Tis the season of lane closures: Shoppers beware! Tuesday, Nov 24 2015 

The holidays.  Days of family, reflection, thanksgiving, …

Or “daze” of market-place insanity, crowded places, and stress-out?

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The shopper’s bane: More customers than checkouts adding needless stress to the human condition, especially during holidays supposedly consecrated for devotion and thanksgiving.

I vote for family, reflection, and thanksgiving, although culture’s hell-bound, commercial bent certainly challenges the realistic hope for that outcome.  This time of year, a routine trip to the supermarket for milk and bread can turn into an epic ordeal in crowded checkout lines made up of many rude, demanding shoppers whose rudeness only worsens when check-out lines lengthen.

So my pre-New Year’s resolution is to avoid  places of commerce as best I can in this season so I can keep my spiritual perspective in these days.  Therefore, I resolve as follows: As for trips to Laffy, never on a Friday afternoon or Saturday until mid-January.  To the mall, never until after January.  As for the interstate highways, no trips on Fridays and no trips the day before or the day after one of the holidays.

Home will be the base, the safest and best retreat, until  holiday madness runs its tempestuous course sometime next year.

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Holidaze on Hill Street: The Pullings of Eunice, Home for the Season Thursday, Nov 19 2015 

(Written as an assignment demo for English IV at St. Edmund Catholic School)

Family holiday traditions at our family place are so much like holiday traditions anywhere in America or Louisiana or Acadiana, yet they’re so much not like another family’s holiday traditions. Like every household, our practices, rituals, and holiday habits are the blended traditions and celebrations that have come down for generations through both sides of mine and my wife’s families, all of them distinctly American, yet by now after almost 40 years of family, uniquely Pulling. The best way to understand the unique cultural contributions that make up our holiday style is to know a little bit about the family history.UL Fleur de lis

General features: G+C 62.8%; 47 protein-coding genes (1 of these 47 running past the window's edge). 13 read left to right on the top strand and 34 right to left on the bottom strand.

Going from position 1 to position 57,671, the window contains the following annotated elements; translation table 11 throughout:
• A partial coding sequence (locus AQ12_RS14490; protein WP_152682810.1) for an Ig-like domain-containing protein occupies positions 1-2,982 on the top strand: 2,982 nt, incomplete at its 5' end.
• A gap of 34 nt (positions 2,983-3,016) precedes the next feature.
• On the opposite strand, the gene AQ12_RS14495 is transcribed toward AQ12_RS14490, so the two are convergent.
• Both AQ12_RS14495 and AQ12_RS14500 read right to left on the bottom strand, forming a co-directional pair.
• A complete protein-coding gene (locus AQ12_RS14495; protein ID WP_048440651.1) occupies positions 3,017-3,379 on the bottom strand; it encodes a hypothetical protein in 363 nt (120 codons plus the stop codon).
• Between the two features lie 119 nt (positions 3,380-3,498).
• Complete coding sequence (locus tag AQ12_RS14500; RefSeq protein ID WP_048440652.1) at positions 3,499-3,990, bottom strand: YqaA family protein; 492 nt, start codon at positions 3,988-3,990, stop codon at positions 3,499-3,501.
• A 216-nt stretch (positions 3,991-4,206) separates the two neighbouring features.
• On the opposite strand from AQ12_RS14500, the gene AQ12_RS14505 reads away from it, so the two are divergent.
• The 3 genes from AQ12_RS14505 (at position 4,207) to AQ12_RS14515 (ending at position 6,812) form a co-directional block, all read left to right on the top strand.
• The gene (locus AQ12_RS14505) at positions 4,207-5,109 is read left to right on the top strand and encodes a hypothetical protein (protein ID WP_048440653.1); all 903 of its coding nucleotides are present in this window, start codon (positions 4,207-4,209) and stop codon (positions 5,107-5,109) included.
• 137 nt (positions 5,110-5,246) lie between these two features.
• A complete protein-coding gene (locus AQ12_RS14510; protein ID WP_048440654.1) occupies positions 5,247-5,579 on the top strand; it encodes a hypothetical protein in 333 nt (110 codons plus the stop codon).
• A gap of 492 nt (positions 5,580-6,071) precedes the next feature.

All-American Roots

Before we can get to the mélange of cultures and traditions, my family’s holidays are founded on historical American patterns.  Thanksgiving, for example, did not come from Cajuns or Spaniards or any other sub-ethnic or cultural group—It’s a uniquely and historically American holiday, first declared by President Abraham Lincoln.  It’s connected to the historical recollection of an original Thanksgiving in Colonial times when Native Americans and colonists threw a big feast bash at the end of harvest season with wild turkey, corn, pumpkins, and other traditional harvest-time dishes on the menu.  From that all-American basis, my Cajun wife always bakes a turkey and always bakes pumpkin pies.  Those are not traditional Cajun dishes, but Cajuns by now are as American as they are Cajun.

Gumbo

Exotic fare for the common man: chicken and sausage gumbo.

Similarly, for Christmas, Santa Clause visits the Pulling household, dressed in the red and white trimmed garb that’s recognizable on any Santa at any mall in any American cities during the holiday season, coast to coast and sea to shining sea.  And, equally American at Christmas for our household is the distinctly-American commercial emphasis of shopping and spending.  Nowhere else in the world do people celebrate Christmas so freely by swiping credit cards and staking out Black Friday vigils and gift-buying sprees.

 Ethnic Strains